The Angling Trust has joined with MPs, carp fishing enthusiasts and angling historians in welcoming the decision of the Environment Agency to commemorate the life of the former carp record holder and writer Dick Walker in the centenary year of his birth.
The new ‘three rod’ coarse fishing licence, which is particularly popular with carp and specialist anglers, features an image of Walker’s record breaking carp ‘Clarissa’ caught from Redmire Pool in September 1952. The 44lb fish beat the previous record by nearly 13lb and was taken to London Zoo aquarium where she lived out her days. The record stood until 1980 when it was beaten by a fish of 51½ lb from the same water caught by Chris Yates.
Dick Walker was born in 1918 in Hertfordshire and was one of the most influential anglers in the country. He was a prolific writer and inventor and is rightly considered the ‘father of modern angling’. As well as the widely used ‘Arlesey bomb’, a large rounded weight which he developed to fish the deeper water for specimen perch in Arlesey lake, he also invented the first electronic bite alarms and was heavily involved in the development of carbon fibre fishing rods.
Dick Walker passed away in 1985 but is still fondly remembered by the angling world.
The idea for commemorating Dick Walker’s life on the 2018 rod licence came from Sheffield angler Iain Noble who first suggested it to his namesake – Charles Walker MP, the Chairman of the All Party Angling Group back in 2015. Charles raised the issue with both the Angling Trust and government ministers. In October 2016 he tabled a parliamentary question which elicited a positive response from Fisheries Minister George Eustice.
The reaction to last week’s announcement from the Environment Agency has been overwhelmingly positive.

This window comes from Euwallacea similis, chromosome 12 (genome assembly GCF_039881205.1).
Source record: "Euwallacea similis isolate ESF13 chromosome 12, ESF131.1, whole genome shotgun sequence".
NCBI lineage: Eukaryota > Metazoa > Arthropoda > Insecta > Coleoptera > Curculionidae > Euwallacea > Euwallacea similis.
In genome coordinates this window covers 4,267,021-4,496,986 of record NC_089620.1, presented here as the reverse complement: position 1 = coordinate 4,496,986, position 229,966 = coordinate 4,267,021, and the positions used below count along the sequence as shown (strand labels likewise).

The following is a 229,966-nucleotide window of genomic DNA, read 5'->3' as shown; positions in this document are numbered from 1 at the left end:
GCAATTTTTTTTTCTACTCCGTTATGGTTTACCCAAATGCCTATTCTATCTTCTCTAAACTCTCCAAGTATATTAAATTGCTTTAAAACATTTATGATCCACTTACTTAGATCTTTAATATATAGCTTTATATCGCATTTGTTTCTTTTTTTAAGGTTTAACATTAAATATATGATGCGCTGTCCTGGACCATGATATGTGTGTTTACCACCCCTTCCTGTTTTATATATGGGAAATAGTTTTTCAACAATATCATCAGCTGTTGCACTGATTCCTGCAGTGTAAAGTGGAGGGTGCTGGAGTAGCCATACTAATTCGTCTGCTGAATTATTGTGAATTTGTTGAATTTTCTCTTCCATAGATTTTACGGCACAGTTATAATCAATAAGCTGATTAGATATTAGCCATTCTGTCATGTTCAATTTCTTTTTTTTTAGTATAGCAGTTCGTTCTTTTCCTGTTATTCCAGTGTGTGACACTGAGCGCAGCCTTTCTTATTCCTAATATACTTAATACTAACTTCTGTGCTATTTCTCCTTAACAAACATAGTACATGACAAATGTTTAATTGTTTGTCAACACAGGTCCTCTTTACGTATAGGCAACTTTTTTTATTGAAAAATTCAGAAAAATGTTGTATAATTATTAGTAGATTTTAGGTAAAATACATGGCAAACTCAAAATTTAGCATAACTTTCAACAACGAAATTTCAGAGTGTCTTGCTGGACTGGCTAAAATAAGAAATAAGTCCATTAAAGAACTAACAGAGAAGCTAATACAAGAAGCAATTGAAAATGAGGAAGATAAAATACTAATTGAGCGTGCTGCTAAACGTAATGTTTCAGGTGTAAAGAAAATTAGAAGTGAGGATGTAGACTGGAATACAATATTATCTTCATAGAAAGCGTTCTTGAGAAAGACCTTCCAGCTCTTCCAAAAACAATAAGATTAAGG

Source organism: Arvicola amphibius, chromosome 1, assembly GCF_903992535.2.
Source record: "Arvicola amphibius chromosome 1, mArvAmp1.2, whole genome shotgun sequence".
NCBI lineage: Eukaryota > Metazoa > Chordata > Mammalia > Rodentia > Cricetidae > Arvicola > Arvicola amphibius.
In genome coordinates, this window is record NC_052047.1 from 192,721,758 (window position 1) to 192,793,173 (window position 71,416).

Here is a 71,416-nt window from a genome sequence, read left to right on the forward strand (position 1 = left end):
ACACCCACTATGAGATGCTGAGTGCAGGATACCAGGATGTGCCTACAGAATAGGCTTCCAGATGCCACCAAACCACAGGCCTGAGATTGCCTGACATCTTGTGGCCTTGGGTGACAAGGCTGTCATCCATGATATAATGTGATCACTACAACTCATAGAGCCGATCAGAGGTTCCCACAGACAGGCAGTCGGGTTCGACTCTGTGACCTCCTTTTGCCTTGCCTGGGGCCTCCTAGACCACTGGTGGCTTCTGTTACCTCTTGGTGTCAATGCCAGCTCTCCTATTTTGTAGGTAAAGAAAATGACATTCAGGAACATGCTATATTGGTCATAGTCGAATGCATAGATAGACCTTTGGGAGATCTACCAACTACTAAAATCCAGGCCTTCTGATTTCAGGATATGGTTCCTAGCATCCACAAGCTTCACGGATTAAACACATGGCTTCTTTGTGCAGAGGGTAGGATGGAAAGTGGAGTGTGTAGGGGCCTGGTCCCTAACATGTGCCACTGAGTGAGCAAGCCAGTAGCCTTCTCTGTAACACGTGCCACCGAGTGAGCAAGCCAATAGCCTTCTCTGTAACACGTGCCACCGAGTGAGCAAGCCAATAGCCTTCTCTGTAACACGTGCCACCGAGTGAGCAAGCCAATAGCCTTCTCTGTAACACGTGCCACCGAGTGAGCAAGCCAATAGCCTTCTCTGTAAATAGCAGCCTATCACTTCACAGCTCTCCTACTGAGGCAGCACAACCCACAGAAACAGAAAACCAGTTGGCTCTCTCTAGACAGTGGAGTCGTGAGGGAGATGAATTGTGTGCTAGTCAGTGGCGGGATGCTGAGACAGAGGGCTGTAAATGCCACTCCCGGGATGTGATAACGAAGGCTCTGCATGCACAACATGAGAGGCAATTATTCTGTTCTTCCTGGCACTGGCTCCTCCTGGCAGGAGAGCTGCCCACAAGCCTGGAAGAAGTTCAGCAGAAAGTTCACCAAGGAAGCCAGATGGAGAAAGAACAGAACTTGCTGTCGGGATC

Martin Salter, Head of Campaigns at the Angling Trust, said: “Many of today’s anglers grew up reading the works of Dick Walker and still consider him to be one of the giants of our sport. Marking his centenary in this way seems wholly appropriate and the Angling Trust is pleased to have been part of the process that made this happen.”
Bev Clifford, editor of Carp Talk, said: “It’s great to have Dick Walker featured on this year’s rod licence. His catch picture of Clarissa is an iconic image that is recognised by carp anglers everywhere and Dick’s writings are part of carp angling history.”
Iain Noble said: “Dick Walker was an inspiration and his writings on the craft of angling, especially the weekly column in the Angling Times, are still worthy of attention. Back in the 1950s and 60s their effects, especially on the new post-war generation, were not much short of revolutionary. Every angler today who thinks about their fishing celebrates the life of Dick Walker and it is fitting that his centenary is marked with a picture of his most famous catch. Over the next 12 months I will carry my rod licence with pride.”
Charles Walker MP said: “I’m delighted to be associated with this fabulous tribute to Dick Walker who was such a legend to myself and thousands of other anglers who avidly read his works as we learned our craft. It was my privilege to join forces with Iain Noble and the Angling Trust to achieve this fitting tribute to a giant of our sport whose lasting contribution fully deserves to be recognised in this way.”